Date: March 7, 2005 PST Location: Law School
Lewis & Clark Law School
Higgins Distinguished Visitor
March 7-March 18
Wednesday, March 9, 7:30 p.m.
Law School Student Lounge
Alan Watson, Distinguished Research Professor and Ernest P. Rogers Chair at the University of Georgia School of Law, is regarded as one of the world’s foremost authorities on Roman law, comparative law, legal history, and law and religion. A prolific scholar and master of more than a dozen languages, Watson has nearly 150 books and articles to his credit, and his books have been translated into countless dialects. Selected scholarship includes the revolutionary books Legal Transplants: An Approach to Comparative Law (1974) and Society and Legal Change (1977), as well as The Evolution of Western Private Law (2000), Jesus and the Jews: The Pharisaic Tradition in John (1995), Ancient Law and Modern Understanding: At the Edges (1998), and Sources of Law, Legal Change, and Ambiguity (2d ed., 1998). Recent articles include “Law Out of Context” in The Edinburgh Law Review (2000) and “Fox Hunting, Pheasant Shooting and Comparative Law” in The American Journal of Comparative Law (2000). Watson was honored by his international colleagues in 2000-01 when two collections of essays were presented in his honor: an American volume, Lex et Romanitas: Essays for Alan Watson, and the European volume, Ancient Law, Comparative Law & Legal History.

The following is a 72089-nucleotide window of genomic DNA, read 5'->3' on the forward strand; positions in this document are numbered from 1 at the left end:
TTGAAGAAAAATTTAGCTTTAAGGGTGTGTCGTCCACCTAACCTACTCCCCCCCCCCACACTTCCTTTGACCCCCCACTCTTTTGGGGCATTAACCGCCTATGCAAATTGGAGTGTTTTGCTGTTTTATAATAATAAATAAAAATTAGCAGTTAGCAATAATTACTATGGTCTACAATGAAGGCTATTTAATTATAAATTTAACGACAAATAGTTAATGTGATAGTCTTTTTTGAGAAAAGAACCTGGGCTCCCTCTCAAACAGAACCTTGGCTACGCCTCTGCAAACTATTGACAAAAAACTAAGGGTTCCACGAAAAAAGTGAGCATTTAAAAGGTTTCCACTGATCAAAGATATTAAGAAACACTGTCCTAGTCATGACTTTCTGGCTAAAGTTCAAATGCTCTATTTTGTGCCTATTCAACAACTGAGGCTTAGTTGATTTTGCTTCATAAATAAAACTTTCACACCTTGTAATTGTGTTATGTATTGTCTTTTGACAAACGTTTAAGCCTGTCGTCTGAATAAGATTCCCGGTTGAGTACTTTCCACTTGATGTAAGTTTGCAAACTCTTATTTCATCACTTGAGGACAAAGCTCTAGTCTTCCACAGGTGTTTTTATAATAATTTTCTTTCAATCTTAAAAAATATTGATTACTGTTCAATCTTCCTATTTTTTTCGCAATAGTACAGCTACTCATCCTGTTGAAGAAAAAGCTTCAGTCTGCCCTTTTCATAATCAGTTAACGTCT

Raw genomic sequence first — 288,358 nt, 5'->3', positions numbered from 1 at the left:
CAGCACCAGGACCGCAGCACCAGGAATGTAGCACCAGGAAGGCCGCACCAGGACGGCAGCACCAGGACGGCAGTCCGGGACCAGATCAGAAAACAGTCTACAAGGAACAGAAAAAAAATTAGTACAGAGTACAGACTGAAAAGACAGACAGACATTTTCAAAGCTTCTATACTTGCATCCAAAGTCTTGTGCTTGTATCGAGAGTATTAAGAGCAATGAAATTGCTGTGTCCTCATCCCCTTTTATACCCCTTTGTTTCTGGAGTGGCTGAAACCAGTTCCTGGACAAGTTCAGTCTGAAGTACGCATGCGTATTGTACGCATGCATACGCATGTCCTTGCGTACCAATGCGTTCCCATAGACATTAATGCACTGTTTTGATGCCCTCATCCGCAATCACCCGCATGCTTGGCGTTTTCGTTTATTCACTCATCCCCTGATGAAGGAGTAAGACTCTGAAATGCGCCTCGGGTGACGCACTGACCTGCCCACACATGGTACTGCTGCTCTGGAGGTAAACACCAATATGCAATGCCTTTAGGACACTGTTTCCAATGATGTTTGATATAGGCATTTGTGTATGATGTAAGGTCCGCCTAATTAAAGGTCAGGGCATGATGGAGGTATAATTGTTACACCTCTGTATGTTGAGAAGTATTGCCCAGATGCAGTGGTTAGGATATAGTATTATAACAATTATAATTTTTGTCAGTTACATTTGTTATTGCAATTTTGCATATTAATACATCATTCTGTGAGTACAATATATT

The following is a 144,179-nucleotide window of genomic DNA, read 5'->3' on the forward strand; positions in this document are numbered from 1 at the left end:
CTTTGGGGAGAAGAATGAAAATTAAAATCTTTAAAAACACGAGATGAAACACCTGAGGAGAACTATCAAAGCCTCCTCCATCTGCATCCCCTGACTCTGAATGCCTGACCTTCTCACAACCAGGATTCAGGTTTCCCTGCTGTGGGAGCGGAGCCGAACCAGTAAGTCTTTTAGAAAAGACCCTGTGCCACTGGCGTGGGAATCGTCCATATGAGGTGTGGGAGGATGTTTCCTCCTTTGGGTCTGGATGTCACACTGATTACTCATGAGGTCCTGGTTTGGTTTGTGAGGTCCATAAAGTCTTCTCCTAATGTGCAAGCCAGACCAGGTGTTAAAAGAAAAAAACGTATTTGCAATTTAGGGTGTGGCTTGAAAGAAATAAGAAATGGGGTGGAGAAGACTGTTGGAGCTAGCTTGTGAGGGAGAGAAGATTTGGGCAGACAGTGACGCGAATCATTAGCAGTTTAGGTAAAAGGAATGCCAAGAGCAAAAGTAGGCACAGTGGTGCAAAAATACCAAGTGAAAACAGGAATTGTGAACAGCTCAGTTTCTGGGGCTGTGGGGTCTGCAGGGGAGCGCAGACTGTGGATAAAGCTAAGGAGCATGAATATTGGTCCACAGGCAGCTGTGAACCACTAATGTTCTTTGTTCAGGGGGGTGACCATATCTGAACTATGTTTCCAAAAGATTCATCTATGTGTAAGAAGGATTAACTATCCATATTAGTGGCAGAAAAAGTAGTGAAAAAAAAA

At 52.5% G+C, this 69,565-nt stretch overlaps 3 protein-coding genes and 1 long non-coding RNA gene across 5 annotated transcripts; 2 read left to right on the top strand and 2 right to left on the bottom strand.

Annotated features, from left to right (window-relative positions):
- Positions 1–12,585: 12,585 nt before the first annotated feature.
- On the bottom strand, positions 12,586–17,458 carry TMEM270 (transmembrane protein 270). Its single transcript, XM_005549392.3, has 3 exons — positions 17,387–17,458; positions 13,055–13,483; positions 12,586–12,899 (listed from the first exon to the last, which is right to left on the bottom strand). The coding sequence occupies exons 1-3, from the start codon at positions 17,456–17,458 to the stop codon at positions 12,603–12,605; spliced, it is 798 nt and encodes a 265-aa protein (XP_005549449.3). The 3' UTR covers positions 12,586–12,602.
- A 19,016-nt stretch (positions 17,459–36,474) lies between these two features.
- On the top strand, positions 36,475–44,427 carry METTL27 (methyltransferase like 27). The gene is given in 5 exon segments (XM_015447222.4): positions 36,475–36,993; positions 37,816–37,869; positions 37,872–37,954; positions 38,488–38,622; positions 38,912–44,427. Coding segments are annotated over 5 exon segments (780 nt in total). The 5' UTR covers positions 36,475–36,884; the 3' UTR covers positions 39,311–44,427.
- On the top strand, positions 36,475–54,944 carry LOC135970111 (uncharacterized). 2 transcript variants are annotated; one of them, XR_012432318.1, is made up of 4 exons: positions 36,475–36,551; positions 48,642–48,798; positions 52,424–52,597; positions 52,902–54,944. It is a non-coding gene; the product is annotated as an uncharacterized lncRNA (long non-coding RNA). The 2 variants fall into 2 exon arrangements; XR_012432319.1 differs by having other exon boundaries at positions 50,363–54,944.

Watson regularly serves as a distinguished lecturer at leading universities in the United States and such countries as Italy, Holland, Germany, France, Poland, South Africa, Israel and Yugoslavia. He has attended several sessions regarding the development of a common law for the EU, including one in Maastricht in 2000, and, at the request of the U.S. Agency for International Development (USAID), served as a member of the two-person U.S. team helping to revise the draft civil code for the new Republic of Armenia.
Watson holds eight degrees, including a master’s and law degree from the University of Glasgow; the bachelor’s, master’s, doctor of philosophy and doctor of civil law degrees from Oxford University; a doctor of laws degree from the University of Edinburgh; and a doctor of laws degrees honoris causa from the University of Glasgow. In 1997, he was elected Visiting Professor of Private Law at the University of Edinburgh, the highest honorary award bestowed by the Scottish faculty. Watson is an honorary member of the Speculative Society and serves as North American secretary of the Stair Society. He is an editorial board member for the Juridical Review, Journal of Legal History and the American Journal of Legal History.